Science Podcasts

Naked Scientists episode

Sun, 28th Feb 2010

The Science of Water Security

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We dive into the science of water security in this week's Naked Scientists.  We find out how building a dam alters the local weather, and how simple interventions can help bring safe water and sanitation to the millions that still need it.  We find out how new groups set up in Africa and Europe are bringing researchers together to help us use water more efficiently in an ever changing world, and discover the leak-stopping technology that really does hold water.  Plus, the secret messages that fish send in ultra-violet and a genetic trick to stop Dengue getting off the ground.

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In this edition of Naked Scientists

Full Transcript

  • 01:48 - Fish use UV to spot the difference

    Healthy coral reefs come packed with colourful fish and a new study reveals that the some fish send out private messages using patterns of ultra violet light that us humans – and many other animals – can’t see.

  • 05:36 - Grounding Mosquitoes

    Researchers in Oxford and California have found a way to stop female mosquitoes from growing wings, keeping them grounded and stopping the spread of diseases like Dengue fever.

  • 09:05 - Gigantic shellfish fiends discovered in Cretaceous seas

    New fossil evidence suggests there were gigantic sharks lurking in Cretaceous seas, around 90 million years ago, but they weren’t terrifying monsters – these sluggish fish probably sat about on the seafloor, munching on shellfish.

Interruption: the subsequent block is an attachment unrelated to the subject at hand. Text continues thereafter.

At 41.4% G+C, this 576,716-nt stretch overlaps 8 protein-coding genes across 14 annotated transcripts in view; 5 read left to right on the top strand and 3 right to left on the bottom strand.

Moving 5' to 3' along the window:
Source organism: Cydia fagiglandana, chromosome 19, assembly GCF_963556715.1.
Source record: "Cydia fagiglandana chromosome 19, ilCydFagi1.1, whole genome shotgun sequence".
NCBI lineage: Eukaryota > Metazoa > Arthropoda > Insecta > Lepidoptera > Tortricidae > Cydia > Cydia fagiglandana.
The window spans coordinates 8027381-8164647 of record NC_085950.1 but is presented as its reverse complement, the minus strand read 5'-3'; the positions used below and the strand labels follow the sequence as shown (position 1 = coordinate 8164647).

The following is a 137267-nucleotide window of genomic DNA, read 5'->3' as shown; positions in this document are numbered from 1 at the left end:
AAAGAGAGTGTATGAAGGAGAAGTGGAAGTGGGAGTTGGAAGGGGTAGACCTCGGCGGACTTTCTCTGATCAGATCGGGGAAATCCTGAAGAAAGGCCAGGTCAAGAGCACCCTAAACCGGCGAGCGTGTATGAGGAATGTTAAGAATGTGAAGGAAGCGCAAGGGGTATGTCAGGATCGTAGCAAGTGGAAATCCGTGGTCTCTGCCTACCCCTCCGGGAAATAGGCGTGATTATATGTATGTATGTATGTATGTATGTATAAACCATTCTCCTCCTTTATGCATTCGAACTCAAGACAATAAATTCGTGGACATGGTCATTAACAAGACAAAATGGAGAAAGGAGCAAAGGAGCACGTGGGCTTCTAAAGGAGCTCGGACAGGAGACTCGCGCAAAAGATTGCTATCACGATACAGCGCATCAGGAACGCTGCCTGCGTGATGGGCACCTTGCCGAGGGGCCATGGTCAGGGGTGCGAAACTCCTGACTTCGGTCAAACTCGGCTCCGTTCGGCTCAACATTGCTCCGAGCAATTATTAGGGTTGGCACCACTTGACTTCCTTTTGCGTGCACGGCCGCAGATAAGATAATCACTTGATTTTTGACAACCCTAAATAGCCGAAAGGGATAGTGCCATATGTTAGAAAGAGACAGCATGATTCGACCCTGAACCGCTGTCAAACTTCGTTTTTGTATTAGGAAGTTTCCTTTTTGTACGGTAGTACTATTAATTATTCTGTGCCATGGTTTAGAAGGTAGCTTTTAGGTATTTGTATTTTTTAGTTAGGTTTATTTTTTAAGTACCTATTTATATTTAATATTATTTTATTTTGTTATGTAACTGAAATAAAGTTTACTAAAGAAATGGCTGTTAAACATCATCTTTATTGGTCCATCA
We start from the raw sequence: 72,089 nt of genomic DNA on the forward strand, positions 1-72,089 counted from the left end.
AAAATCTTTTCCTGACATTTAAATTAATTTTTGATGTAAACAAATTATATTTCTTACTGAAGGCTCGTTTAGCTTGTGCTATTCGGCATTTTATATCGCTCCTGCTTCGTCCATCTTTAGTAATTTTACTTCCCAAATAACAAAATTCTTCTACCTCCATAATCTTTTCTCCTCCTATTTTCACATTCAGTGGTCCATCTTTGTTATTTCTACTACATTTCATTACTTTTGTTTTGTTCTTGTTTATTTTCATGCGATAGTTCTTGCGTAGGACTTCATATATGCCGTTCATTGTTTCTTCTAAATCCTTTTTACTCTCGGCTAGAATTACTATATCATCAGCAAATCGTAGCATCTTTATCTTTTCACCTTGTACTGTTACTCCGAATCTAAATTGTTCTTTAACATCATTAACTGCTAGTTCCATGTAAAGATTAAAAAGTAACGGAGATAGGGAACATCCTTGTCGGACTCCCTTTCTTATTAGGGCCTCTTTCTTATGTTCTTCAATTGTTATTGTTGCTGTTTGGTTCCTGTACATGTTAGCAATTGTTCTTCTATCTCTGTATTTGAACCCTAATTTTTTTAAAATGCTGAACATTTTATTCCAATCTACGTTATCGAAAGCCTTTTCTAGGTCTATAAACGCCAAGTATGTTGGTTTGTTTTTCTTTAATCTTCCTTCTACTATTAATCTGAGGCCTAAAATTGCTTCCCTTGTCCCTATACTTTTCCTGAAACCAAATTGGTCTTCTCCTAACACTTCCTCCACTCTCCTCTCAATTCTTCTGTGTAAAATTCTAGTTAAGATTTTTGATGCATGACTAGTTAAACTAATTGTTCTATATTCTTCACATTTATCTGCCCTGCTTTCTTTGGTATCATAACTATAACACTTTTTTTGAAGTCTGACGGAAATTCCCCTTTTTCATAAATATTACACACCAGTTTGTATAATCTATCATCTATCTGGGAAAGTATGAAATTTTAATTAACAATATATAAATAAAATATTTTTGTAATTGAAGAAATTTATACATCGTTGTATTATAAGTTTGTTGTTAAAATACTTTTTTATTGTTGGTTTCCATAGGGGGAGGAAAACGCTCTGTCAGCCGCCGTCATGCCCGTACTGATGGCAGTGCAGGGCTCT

• 11:35 - Invasion of the Alien Star Clusters

    One quarter of the star clusters in our galaxy may, in fact, be aliens, according to a paper in Monthly Notices of the Royal Astronomical Society.

  • 14:44 - A Leak-Stopping System that really Holds Water

    An estimated 32 billion cubic metres of clean water are lost through leaky pipes every year. But there might be a solution. A Southampton-based company have come up with a leak-stopping system that really does hold water...

  • 21:19 - Dam a River - Change the Weather

    Most of the water that we use comes from reservoirs. These artificial lakes are often created by damming a river then simply tapping the water off. Simple as this sounds though, there are environmental consequences, including an effect on the local weather...

  • 30:09 - NEPAD Water Initiative

    Eugene Cloete explains how the NEPAD water initiative aims to bring together scientists working in the field of water research to tackle the lack of safe water and sanitation in Southern Africa...

  • 35:37 - WATCHing Water and Global Change

    Richard Harding explains how the WATer and global CHange Network, WATCH, is setting about monitoring how water usage and climate change will effect availability of water in the future...

  • 44:01 - Water Pressure

    Do a classic experiment to show why dams have to be so high and submarines so strong.

  • 50:53 - Why do dolphins surf the bow waves of ships? Fun or food?

    My question is why do dolphins surf the bow waves of ships? Fun or food? The perceived wisdom is that they are very friendly and just having fun and I wonder about that. I was on a Brittany Ferries ship out of Portsmouth to Santander a couple of years ago, and they are ver...

  • 53:37 - How can I determine direction of water flow through a pipe?

    Is there any way I can determine the flow direction of cold water through 15mm copper pipe without tracing back to the pump?  

  • 54:46 - Why do wet clothes become see-through?

    I've had a burning question in the back of my mind since I went to a scientific meeting of ocular scientists down in Sarasota, Florida. There was this lovely young scientist from Budapest who forgot her bathing suit and put on shorts and a white T-shirt when she went swimming, a...

 

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